Saturday Morning Cartoons 1980s (WB)
Peanuts 1970s (WB)
In 1968, an organization calling itself Action for Children’s Television (ACT) was created. Led by a woman named Peggy Charen, they did their best to put Saturday morning cartoons into a creative ghetto it would take nearly two decades to recover from.
If you need proof, one need only look at the Warner Bros. Saturday Morning Cartoon series. So far, these DVDs contain two sets each of cereal crunching sweetness covering the 1960s and ’70s. Now they’ve added a set focused on the ’80s. Go decade by decade and one can easily see the quality level of their shows drop with each succeeding time period.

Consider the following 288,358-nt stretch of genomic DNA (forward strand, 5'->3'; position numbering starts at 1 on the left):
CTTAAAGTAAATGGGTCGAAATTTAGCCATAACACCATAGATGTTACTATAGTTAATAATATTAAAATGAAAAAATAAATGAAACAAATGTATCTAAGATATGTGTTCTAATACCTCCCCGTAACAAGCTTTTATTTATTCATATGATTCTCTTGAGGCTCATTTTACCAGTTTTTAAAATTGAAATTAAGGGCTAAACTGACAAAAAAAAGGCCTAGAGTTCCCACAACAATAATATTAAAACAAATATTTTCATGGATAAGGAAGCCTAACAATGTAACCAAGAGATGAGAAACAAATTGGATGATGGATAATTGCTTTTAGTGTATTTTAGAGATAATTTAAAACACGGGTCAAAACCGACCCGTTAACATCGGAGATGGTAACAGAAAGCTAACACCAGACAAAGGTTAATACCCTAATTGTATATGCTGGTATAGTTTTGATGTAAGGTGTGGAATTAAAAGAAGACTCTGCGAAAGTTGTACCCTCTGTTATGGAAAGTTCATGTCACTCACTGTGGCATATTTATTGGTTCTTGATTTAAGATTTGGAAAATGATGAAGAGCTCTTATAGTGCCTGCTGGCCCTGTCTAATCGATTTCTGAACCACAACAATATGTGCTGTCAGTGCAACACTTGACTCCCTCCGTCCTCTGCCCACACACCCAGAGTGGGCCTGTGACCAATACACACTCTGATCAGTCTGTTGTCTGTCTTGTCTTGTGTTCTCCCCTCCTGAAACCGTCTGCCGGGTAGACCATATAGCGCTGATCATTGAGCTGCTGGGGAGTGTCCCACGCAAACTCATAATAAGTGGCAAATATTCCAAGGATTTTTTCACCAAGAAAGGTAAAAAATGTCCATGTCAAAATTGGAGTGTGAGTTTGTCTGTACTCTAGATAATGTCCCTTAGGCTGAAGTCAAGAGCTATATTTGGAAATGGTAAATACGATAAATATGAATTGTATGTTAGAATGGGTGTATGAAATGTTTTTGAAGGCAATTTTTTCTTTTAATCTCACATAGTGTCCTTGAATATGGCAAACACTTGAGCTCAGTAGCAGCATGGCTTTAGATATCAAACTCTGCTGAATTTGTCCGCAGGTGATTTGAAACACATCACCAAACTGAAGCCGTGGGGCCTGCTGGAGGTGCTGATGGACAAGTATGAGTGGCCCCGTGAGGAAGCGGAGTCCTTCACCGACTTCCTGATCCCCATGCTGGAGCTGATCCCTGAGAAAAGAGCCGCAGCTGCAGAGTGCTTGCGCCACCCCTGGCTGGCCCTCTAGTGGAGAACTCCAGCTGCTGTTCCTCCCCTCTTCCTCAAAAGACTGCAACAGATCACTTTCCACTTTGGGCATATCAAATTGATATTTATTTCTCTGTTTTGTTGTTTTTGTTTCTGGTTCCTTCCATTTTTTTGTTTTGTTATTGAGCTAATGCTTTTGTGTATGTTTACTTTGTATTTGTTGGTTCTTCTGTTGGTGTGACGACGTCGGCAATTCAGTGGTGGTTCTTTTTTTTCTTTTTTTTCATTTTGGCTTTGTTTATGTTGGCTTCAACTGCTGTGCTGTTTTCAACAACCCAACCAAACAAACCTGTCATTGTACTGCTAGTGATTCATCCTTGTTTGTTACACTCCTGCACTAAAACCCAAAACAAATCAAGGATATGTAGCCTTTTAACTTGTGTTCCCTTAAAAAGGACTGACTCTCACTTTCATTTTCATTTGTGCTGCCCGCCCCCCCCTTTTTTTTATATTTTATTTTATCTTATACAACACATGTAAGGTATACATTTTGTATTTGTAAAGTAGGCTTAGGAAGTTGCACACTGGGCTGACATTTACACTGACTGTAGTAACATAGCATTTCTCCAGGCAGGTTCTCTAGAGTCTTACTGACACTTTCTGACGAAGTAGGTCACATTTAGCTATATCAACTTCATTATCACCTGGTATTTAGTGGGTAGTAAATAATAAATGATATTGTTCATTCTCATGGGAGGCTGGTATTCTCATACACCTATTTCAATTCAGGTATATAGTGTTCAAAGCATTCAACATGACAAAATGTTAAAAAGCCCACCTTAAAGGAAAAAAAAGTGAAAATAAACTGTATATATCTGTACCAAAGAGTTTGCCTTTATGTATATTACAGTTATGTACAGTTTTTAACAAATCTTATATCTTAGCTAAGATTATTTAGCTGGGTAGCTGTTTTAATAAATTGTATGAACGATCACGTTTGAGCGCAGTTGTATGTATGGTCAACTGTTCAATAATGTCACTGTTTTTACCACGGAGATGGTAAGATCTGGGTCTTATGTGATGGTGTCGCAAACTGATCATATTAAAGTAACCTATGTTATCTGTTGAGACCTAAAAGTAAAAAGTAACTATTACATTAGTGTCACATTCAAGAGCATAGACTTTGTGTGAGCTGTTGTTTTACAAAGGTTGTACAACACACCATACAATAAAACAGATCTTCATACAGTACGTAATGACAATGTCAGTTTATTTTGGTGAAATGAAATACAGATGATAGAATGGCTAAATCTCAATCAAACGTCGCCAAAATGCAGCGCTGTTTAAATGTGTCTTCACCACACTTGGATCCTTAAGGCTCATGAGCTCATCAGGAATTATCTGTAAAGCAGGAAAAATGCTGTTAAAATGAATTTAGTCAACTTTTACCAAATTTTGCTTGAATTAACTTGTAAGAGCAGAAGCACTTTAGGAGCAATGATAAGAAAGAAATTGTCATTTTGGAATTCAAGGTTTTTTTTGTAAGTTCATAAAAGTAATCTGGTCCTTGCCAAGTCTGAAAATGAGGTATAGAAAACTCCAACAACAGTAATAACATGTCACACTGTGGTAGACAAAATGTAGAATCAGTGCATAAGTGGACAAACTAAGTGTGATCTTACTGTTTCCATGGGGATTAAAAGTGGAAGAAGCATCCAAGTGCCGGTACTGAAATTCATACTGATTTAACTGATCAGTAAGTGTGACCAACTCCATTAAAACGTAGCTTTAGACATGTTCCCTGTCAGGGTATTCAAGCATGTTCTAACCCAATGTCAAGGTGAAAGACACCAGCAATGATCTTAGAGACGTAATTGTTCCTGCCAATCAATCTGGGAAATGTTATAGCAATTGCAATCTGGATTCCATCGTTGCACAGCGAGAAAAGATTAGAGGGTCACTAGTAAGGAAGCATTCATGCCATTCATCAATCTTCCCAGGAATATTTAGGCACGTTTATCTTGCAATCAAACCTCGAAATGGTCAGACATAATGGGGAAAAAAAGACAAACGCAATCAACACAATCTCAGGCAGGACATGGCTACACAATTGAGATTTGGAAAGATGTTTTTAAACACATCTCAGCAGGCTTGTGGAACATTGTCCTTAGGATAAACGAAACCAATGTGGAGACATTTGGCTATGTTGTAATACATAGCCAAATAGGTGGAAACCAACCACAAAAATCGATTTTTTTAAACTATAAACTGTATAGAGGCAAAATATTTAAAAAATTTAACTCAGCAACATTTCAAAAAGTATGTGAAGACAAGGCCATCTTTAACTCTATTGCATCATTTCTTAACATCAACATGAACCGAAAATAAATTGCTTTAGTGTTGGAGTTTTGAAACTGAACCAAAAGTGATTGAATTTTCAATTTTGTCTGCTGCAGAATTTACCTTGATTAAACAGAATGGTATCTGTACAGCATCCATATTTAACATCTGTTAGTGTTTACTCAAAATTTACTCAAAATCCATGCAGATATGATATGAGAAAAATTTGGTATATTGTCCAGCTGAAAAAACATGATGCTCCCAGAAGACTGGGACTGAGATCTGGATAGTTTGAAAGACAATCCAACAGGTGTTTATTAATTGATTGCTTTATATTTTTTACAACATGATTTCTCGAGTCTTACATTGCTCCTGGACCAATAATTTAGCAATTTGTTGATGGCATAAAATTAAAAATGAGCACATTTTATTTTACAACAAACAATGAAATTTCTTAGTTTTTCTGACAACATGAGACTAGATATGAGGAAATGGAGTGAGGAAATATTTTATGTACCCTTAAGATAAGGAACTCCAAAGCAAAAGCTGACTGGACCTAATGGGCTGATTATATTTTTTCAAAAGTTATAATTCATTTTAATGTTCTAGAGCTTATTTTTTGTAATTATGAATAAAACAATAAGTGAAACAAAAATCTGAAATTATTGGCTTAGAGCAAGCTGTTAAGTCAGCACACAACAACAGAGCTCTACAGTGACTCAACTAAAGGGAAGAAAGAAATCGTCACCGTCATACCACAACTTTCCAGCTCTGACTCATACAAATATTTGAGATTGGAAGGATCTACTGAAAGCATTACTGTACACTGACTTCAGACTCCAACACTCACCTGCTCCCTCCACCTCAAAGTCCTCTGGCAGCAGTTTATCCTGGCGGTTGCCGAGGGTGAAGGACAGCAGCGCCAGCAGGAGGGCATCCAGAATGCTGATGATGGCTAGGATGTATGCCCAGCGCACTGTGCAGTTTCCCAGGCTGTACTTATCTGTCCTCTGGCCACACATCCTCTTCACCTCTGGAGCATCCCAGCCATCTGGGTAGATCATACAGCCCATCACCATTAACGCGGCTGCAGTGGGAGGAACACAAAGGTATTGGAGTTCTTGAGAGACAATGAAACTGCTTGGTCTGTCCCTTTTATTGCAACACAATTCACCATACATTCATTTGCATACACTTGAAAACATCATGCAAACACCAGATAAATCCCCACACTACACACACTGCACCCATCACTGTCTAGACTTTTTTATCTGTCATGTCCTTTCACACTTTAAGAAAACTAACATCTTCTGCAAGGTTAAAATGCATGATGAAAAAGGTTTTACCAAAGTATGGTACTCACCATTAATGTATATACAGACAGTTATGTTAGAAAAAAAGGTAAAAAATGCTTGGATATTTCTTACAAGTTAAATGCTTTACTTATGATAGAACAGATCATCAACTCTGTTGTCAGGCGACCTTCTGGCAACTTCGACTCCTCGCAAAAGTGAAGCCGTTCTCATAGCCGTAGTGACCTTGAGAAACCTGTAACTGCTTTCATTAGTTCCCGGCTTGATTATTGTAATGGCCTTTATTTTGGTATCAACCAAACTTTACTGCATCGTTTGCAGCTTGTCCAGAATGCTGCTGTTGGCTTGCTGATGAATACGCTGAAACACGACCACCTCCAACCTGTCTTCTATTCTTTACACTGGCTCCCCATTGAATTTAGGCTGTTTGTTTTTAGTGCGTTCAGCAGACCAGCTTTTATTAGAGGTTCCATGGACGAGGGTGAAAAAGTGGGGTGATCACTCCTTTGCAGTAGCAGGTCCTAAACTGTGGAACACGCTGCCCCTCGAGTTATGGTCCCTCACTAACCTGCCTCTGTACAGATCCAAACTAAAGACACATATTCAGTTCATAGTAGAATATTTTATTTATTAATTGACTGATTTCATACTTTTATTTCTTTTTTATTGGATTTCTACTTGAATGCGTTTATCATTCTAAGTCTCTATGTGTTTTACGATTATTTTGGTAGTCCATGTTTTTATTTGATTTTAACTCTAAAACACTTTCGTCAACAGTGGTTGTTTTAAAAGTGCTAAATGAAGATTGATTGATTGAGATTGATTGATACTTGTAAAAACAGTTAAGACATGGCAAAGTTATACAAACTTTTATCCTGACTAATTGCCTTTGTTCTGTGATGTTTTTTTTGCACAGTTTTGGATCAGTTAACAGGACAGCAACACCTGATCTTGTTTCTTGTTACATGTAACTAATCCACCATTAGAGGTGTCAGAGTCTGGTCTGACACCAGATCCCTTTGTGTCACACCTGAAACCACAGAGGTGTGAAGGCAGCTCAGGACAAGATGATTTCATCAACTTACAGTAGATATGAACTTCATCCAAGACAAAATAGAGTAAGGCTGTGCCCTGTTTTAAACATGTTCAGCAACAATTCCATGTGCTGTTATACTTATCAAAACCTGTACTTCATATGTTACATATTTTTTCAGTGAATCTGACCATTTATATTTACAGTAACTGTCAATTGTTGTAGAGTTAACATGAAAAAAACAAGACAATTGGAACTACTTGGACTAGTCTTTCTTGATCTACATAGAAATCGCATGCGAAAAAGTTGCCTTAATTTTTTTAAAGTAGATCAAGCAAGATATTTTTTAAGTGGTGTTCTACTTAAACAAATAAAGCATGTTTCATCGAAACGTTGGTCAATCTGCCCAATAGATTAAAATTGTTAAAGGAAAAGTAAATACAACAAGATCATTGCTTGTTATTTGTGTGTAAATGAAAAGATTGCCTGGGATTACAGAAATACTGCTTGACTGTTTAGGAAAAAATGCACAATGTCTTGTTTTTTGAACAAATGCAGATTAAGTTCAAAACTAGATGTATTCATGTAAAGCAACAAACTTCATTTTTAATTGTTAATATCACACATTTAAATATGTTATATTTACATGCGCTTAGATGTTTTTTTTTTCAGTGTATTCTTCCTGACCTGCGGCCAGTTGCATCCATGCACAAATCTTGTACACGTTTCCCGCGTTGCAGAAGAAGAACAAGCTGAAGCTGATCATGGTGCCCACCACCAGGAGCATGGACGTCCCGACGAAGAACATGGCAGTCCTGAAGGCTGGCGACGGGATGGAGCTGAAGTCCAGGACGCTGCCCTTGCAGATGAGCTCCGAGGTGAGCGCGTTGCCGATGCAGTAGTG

Now to be historically accurate, with the advent of the 80s there was some serious changes going around. It just wasn’t on Saturday mornings. Lou Scheimer’s He-Man and the Masters of the Universe, Marvel’s Transformers and GI Joe, Rankin Bass’ ThunderCats and imports like Voltron all would appear between 1983 through 1985. The trick was they weren’t on network TV, but syndicated. Still, Saturday mornings on ABC, NBC and CBS were destination TV if you were a kid (or had the heart of one), and the quality presented by the big three nets was overall dismal.
It also doesn’t help that the shows Warners collected were from their personal library and no where else. This was primarily the studios Hanna-Barbera and Ruby-Spears. Oddly, shows such as Smurfs, ThunderCats or Super Friends didn’t get included, and Warners owns them, too. They’d have made this collection vastly better.